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I am looking to take a string and find all the spaces in it and separate that into different variables. I know I could use the .split() but that wouldn't make new variables. I would prefer to not use jQuery or other JavaScript library but if I have to, it wouldn't be the worst thing. Thanks!


Example, John M Peters would result in the variables fname: John, mname: M and lname: Peters.

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Do all names always have a middle initial? –  Paul Feb 23 '12 at 3:45
    
No they don't. I am doing a check before I split it to see if there is a middle initial. –  Joe Torraca Feb 23 '12 at 3:46

4 Answers 4

up vote 4 down vote accepted

.split() just returns an array, so you can easily assign new variables using that...

var str = "John M Peters";
var fname = str.split(" ")[0];
var mname = str.split(" ")[1];
var lname = str.split(" ")[2];
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Ok thanks, that looks like it will work perfect –  Joe Torraca Feb 23 '12 at 3:34
2  
Ah, I so look forward to the future, when we will be able to do let [fname, mname, lname] = str.split(" "); –  Domenic Feb 23 '12 at 3:35
    
I think you can do something like this in coffee-script at least: [fname, mname, lname] = "John M Peters".split(' ') –  mportiz08 Feb 23 '12 at 3:41

You can split the string like so:

var name = 'John M Peters';
var arr = name.split(' ');

var obj = {fname: arr[0]};
if(arr.length === 1) {
    obj.lname = arr[1];
} else {
    obj.mname = arr[1];
    obj.lname = arr[2];
}

console.log(obj.fname);
console.log(obj.mname); //could be undefined
console.log(obj.lname);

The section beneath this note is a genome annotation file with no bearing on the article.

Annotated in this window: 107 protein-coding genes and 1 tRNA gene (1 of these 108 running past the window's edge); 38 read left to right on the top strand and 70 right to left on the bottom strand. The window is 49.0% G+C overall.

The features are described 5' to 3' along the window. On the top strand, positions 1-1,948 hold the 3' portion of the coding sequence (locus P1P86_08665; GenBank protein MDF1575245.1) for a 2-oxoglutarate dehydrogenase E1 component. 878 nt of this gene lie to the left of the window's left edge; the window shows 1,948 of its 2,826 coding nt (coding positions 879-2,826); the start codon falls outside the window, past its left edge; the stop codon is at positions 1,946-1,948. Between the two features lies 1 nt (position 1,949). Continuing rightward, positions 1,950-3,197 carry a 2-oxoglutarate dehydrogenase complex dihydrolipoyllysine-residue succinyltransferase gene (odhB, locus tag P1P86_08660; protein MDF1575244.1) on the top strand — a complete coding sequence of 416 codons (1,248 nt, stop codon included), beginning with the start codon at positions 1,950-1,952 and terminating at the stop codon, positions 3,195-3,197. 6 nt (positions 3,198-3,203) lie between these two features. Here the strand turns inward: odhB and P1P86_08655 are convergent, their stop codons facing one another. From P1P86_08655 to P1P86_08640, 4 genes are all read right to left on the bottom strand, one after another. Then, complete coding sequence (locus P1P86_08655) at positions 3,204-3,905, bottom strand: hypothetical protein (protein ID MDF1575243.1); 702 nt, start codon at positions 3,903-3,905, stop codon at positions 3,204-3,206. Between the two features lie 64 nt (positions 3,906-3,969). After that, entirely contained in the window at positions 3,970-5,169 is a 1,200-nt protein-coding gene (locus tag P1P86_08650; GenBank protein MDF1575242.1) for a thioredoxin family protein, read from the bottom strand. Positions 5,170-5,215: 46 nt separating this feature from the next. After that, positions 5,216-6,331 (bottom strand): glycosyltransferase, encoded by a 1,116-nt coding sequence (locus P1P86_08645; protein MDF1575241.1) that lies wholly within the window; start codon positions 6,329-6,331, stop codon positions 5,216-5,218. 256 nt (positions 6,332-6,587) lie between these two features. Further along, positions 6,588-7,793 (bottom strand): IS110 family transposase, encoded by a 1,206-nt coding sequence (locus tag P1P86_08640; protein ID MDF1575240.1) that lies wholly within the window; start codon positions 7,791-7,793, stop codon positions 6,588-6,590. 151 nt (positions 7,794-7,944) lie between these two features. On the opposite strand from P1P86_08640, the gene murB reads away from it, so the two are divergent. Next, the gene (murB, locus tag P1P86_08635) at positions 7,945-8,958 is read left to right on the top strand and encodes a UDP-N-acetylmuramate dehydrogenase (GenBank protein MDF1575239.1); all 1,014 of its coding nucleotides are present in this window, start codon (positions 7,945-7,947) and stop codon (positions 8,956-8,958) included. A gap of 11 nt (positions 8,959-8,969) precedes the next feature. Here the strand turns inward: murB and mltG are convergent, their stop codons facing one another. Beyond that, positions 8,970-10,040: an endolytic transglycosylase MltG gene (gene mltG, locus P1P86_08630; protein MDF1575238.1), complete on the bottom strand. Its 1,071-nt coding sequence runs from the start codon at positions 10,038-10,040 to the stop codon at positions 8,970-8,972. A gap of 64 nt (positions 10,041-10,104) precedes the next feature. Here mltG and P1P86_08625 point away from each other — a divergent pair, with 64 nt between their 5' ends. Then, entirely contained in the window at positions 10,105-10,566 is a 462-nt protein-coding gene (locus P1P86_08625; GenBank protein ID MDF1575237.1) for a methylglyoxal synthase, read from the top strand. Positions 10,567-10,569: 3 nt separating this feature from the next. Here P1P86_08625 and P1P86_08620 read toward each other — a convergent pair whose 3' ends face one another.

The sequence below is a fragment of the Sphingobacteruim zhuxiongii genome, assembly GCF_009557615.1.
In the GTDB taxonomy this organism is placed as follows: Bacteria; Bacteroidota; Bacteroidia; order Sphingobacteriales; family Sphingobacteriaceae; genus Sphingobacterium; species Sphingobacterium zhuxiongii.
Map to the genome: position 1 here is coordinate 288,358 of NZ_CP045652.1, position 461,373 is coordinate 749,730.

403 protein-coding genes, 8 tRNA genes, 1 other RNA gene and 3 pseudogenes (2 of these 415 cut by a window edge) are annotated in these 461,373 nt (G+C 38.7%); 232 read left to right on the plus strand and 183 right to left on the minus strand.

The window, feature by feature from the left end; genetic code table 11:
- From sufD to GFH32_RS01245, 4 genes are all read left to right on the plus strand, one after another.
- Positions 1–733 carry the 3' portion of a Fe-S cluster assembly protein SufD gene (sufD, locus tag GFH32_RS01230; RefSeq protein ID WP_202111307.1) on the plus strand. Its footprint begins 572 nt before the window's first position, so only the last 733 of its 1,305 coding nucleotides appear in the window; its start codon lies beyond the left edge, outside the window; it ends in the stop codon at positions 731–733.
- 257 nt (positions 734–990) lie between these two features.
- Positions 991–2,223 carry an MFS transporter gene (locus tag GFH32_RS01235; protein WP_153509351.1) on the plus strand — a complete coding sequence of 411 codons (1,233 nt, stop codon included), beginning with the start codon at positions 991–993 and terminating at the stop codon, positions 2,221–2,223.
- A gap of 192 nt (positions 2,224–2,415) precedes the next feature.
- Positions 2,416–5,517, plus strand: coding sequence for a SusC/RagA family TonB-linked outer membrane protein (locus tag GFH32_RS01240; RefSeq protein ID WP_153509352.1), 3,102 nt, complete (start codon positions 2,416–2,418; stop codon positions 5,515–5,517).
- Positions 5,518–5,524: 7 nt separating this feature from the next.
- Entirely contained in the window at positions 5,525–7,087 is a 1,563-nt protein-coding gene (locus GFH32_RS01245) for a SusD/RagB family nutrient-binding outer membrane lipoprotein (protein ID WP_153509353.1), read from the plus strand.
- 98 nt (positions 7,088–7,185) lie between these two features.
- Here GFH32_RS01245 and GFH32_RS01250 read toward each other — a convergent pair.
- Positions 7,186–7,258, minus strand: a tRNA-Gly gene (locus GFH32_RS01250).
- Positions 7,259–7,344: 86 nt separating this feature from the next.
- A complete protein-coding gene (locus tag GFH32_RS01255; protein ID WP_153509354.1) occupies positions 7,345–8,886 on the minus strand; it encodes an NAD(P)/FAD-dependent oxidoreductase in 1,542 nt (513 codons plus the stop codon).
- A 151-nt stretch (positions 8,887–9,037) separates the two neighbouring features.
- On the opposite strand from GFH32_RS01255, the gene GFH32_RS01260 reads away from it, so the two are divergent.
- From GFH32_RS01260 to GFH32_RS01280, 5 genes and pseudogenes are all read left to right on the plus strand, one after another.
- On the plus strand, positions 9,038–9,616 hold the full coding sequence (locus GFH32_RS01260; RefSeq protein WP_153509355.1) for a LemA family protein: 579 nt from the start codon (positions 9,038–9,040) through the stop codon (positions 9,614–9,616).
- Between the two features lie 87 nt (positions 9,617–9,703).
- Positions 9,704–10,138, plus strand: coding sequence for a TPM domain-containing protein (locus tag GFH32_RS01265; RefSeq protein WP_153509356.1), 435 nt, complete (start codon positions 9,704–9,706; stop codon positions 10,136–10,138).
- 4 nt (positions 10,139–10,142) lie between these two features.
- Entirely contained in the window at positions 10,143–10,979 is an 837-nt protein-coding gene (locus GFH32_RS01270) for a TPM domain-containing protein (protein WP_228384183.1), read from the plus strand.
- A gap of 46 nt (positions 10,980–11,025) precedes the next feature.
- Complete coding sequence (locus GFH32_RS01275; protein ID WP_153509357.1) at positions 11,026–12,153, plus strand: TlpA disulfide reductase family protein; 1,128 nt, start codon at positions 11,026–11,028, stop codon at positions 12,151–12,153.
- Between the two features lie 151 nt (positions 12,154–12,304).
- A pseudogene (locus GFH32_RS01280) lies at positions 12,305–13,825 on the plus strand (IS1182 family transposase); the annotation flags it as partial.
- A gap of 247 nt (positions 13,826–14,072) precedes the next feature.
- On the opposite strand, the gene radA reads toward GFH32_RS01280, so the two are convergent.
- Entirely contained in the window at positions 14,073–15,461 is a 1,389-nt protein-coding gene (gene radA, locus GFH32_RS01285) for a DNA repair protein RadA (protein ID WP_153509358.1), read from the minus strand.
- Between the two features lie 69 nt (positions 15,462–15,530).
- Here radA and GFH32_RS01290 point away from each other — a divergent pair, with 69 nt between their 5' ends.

This solution will also work for a string that does not have a middle initial as well. You can see this example here: http://jsfiddle.net/nDwmY/2/

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I would create a function along these lines. This is just a quick-and-dirty and doesn't do any validation, I leave that up to you.

function parse_name(theName) {
    var nameSplit = theName.split(" ");

    var nameFields = {
            first  : nameSplit[0],
            middle : nameSplit[1],
            last   : nameSplit[2]
        };

    return nameFields;
}

Then you can call it any time you need to parse a name.

var parsedName = parse_name("John M Smith");

alert(parsedName.first); // Should alert "John"
alert(parsedName.middle); // Should alert "M"
alert(parsedName.last); // Should alert "Smith"
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In addition to the answers the others pointed out, I'd like to point out that Mozilla's JavaScript engine (spidermonkey) supports destructuring assignments:

<script language="javascript1.7">
  var s = 'John M. Peters';
  var fname, mname, lname;

  [fname, mname, lname] = s.split(/\s+/);
  alert('fname = ' + fname + ', mname = ' + mname + ', lname = ' + lname);
</script>

This is not portable, so not ideal for web programming. However, if you're writing a plugin for firefox or thunderbird or etc, then there are a number of interesting language extensions available.

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This is not a cross-browser compatible system, correct? –  Joe Torraca Feb 23 '12 at 3:45
1  
Correct, hence my caveat about portability ;p. But the OP did not specify the purpose of this JS code. For a plugin or such it's completely appropriate. –  FatalError Feb 23 '12 at 3:46

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